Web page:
With cell phone and, likewise, smartphone adoption on a steady and steep rise, the tally of lost cell phones is climbing, respectively. But the value of a cell phone is also significantly increasing, which has led to significantly higher theft rates across the country and around the world.
According to an infographic created by mobile device insurance company Protect Your Bubble, there are 113 smartphones either lost or stolen in the United States every minute. People in some areas are more prone to lose their phone than people in other areas, though, as Philadelphia was ranked the number one city in the U.S. for phone loss. Following from second to tenth, respectively, are: Seattle, Oakland, Long Beach, Newark, Detroit, Cleveland, Baltimore, New York and Boston.
If those cities, in that particular order, sound familiar. It's because you may have read about a study performed in March of this year by Lookout Mobile Security, which Protect Your Bubble is citing.
That said, there is some discrepancy in places people lose their phones most. Lookout shared that the two most common places to lose your phone are in coffee shops and bars, respectively. Protect Your Bubble, on the other hand, claims the number one spot to lose your cell phone is in a fast food restaurant, followed by the pharmacy store, grocery store, coffee shop and the office, respectively.
What's so interesting about this infographic, however, is how much smartphones are affecting crime rates across the nation. Protect Your Bubble parallels the fast pace of Los Angeles' fashion scene with its smartphone theft rate, which increased by 32 percent during Q1 2012 alone. In New York City, 40 percent of the robberies are cell phone-related, and 70 percent of cell phones stolen in subways or buses are iPhones.
Back in March, when I reported the original Lookout study, I asked if any readers had ever lost their smartphone. Considering the impressive rate of 113 smartphones disappearing from their owners every minute across the U.S., I imagine a nice portion of you guys and gals have.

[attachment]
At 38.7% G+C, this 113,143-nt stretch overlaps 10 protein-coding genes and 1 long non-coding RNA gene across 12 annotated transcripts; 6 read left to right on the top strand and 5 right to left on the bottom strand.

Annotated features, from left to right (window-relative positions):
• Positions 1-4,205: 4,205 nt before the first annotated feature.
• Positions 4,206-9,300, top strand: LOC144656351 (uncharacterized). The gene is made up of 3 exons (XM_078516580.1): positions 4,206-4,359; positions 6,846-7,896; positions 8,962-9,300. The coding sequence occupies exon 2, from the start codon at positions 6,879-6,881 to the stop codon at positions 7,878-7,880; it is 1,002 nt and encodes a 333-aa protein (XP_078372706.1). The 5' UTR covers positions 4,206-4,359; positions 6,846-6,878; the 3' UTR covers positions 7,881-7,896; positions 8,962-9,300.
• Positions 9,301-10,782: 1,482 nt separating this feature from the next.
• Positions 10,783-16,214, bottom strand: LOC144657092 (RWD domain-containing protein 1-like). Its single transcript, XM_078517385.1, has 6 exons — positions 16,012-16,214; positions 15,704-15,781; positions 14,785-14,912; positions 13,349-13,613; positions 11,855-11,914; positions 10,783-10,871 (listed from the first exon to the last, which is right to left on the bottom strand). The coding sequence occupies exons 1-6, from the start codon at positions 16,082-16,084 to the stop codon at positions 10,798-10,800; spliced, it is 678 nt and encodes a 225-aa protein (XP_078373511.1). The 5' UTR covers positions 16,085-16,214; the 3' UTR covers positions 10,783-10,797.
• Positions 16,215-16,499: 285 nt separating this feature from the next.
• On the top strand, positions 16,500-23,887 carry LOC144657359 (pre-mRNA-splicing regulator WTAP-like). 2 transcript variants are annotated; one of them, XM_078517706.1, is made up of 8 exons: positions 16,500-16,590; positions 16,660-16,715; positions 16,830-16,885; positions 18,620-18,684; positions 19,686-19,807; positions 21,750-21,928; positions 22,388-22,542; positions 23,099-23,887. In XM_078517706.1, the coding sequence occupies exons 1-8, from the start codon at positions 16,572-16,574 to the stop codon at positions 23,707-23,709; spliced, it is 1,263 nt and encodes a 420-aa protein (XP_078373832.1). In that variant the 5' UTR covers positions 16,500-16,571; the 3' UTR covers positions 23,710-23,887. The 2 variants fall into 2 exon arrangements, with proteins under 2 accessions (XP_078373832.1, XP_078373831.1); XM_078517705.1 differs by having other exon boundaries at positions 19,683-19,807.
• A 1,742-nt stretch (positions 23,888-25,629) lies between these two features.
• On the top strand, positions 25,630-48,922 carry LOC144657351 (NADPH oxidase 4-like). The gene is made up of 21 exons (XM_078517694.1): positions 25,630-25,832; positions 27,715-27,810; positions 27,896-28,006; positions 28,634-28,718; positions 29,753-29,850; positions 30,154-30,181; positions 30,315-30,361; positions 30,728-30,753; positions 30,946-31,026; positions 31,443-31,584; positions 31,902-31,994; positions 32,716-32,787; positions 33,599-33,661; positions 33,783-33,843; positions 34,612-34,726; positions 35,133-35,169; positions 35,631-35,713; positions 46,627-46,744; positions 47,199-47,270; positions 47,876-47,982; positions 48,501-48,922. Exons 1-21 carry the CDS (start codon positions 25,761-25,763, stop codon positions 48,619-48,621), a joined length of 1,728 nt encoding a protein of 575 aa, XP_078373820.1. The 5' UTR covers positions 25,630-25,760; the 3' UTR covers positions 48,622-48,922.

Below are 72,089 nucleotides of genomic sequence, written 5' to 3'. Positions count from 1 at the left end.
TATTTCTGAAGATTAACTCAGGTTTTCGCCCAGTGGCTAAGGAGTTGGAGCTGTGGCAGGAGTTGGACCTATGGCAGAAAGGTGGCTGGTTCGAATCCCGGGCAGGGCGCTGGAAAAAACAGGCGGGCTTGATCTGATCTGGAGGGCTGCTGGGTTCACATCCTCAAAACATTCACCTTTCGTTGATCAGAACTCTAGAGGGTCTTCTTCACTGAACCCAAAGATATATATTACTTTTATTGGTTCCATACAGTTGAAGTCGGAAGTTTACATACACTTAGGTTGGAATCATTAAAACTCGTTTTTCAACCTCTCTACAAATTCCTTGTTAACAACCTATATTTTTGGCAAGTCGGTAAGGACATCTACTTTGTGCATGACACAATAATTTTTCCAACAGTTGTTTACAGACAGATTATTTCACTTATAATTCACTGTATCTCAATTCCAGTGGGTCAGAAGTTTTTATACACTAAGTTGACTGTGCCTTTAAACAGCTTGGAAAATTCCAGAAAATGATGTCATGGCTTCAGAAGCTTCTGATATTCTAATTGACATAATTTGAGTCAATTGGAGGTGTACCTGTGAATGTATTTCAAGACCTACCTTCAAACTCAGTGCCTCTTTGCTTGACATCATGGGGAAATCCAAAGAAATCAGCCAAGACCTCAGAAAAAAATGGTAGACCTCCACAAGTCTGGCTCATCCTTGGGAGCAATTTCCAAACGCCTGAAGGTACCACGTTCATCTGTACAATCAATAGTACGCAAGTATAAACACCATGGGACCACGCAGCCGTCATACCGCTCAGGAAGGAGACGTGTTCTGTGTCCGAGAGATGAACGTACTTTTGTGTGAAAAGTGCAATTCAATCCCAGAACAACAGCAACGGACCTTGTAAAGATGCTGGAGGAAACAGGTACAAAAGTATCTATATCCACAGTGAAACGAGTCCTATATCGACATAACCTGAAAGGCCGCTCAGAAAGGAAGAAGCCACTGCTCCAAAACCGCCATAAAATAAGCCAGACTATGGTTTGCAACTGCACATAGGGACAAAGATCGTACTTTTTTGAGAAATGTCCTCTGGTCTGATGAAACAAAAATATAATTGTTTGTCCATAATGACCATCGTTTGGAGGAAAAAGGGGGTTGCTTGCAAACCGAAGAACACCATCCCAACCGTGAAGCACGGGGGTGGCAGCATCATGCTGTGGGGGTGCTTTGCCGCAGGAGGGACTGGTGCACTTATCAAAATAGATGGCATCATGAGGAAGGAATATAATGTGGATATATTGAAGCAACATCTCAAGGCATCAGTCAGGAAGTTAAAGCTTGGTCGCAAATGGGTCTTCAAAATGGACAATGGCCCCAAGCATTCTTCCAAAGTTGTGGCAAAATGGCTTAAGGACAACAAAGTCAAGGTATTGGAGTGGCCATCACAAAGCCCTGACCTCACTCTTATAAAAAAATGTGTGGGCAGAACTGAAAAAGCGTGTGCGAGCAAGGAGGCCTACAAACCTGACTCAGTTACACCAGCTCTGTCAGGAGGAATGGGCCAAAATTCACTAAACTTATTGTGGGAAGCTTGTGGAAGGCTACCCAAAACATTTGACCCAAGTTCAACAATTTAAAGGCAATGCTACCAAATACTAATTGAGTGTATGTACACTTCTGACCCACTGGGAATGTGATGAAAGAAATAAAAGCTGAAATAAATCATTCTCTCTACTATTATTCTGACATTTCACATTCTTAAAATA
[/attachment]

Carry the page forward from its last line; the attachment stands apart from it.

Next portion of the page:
Instead, what I'm interested in this time is if any of you have had your smartphone stolen. It's not always evident whether you simply misplaced your smartphone, or if someone with quick hands snatched it while you weren't looking. Sometimes, though, it couldn't be more black and white.
You may recall a piece I wrote in July where a colleague, Russell Holly of geek.com, had a phone stolen at CES last year. A year and a half later, dozens of pictures of a stranger and his friends from Guadalajara began popping up in his Google+ Instant Uploads album. And the story of Kathy McCaffery's lost iPhone went viral when a member of the cruise ship she was on started documenting his life with the iPhone's camera. Unbeknownst to the thief, the pictures were automatically being sent to McCaffery's iCloud account.
As long as resale values remain high, smartphone theft will carry on, which is why U.S. carriers have come together to create three databases – one shared between T-Mobile and AT&T and one each for Sprint and Verizon. The databases are expected to come together by this time next year, and they work by storing device identifiers. When a phone is reported stolen, it is then disabled, rendering it useless to a thief … so long as the owner reports the device stolen.
The effects of these preventative databases won't work immediately. Not everyone is aware of them, and unknowing buyers may still buy stolen phones. So for some time, stolen phones will continue to be a problem.
The question is: have you ever had your phone stolen?
I, personally, have not. My phones rarely leave my pockets unless I am using them. Sometimes I will leave them on the table at the coffee shop, and I'm wary of passers by who may have quick hands. And my Galaxy Note II was mistakenly picked up by a lady going through a TSA checkpoint at JFK in New York. But, luckily, no phones in my collection have ever gone missing. And if they do, I can rest assured that my personal information won't go far before the phone is wiped and reported.
What about you, readers? Has your phone ever gone missing? Did you use software to track or wipe it? Did it get returned, or did you have to simply write it off as a loss?